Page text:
Wednesday, December 30, 2009

The Tennesse Waltz.

This bed doesn't have a skirt, it will be much nicer with a skirt.

The view from the back.

A better border stitching view. All pictures can be enlarged by clicking on the picture.

WONDERFUL bias binding.

I learned an easy, FAST, way to cut bias binding and I thought I would share. The way the fabric is lined up here, it is open, with the selvage hanging down. You can do this on any size you have or need, the folding instructions are the same. You can even use fabric that doesn't have the selvage, just square it with the grain.

The FIRST FOLD is taking the selvage and folding it to the left hand edge of the fabric.

The SECOND FOLD is the opposite selvage meeting up with the first selvage edge you folded.

The THIRD FOLD is taking the fabric and folding it in half, edge to edge.

Move the fabric into a straight line.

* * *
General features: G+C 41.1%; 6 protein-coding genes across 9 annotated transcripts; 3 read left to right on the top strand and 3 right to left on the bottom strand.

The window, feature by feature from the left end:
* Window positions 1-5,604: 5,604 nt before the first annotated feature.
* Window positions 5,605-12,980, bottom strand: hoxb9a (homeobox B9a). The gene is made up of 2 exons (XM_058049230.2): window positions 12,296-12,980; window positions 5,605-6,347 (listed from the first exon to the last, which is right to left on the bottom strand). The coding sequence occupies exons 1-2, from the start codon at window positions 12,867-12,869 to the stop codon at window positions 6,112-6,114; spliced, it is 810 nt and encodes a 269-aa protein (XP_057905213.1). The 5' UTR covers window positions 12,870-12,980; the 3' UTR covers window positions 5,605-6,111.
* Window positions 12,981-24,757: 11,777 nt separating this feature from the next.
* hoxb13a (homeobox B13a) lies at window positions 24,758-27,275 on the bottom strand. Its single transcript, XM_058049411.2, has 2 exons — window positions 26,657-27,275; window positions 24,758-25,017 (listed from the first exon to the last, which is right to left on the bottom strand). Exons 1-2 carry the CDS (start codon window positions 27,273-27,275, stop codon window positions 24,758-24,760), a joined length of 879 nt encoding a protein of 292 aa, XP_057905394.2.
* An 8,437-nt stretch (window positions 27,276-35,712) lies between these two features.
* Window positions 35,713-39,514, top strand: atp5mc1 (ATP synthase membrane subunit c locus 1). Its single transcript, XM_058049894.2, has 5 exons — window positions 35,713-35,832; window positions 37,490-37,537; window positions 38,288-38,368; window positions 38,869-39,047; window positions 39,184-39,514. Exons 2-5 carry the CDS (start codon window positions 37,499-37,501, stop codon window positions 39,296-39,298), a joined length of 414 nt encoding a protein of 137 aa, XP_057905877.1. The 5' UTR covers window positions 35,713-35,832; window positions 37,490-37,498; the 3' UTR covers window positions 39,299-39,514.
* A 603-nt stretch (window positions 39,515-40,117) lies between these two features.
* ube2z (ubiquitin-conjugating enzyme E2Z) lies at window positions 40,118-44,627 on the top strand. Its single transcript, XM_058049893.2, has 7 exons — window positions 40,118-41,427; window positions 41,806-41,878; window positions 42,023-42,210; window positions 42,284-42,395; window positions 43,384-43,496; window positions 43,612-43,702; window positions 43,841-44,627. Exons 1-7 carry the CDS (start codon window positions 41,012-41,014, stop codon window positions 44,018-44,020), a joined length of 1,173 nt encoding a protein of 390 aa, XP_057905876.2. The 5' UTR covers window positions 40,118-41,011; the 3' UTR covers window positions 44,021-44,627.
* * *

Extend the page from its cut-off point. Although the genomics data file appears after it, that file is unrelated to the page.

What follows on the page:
The FOURTH FOLD, and last, is folding it in half again, end to end.

I love this particular cutting ruler, because it has slits to put your rotary cutter in, spaced every 1/2 inch. It makes it possible to cut multiple narrow strips without moving the ruler all the time, keeps the fabric flat and even.

Cut the folded edge off at the right hand side. Then cut the bias strips the width you like/need them. A lot of patterns call for a 3" bias for the binding. I like a 2 1/2" width better. This way of cutting bias is so quick and easy and uniform!

Ding, dong the wedding bells will ring...........

The week before Christmas I had the amazing opportunity of having my youngest daughter with me for the WHOLE week. That hasn't happened in a LOOOONG time. She was on her break from school, and I was starting my son's wedding quilt. She enjoys sewing with me, so it was perfect! Above is the table with all of our strips neatly cut out and ready to 'rock and roll'.

Rachel thought that I HAD to take a picture of the back of the 4 patch. You unstitch 3 stitches and it opens to a very mini 4 patch, which allows you to iron everything so nicely flat. Better for piecing and quilting!

These are my star points, un-squared.


The 3 sections that make up the 'star' square.

Getting the star points to match up to the diagonal line on the 'snowball' square (doesn't look like a snowball to me, but that's what they call it), was quite a process.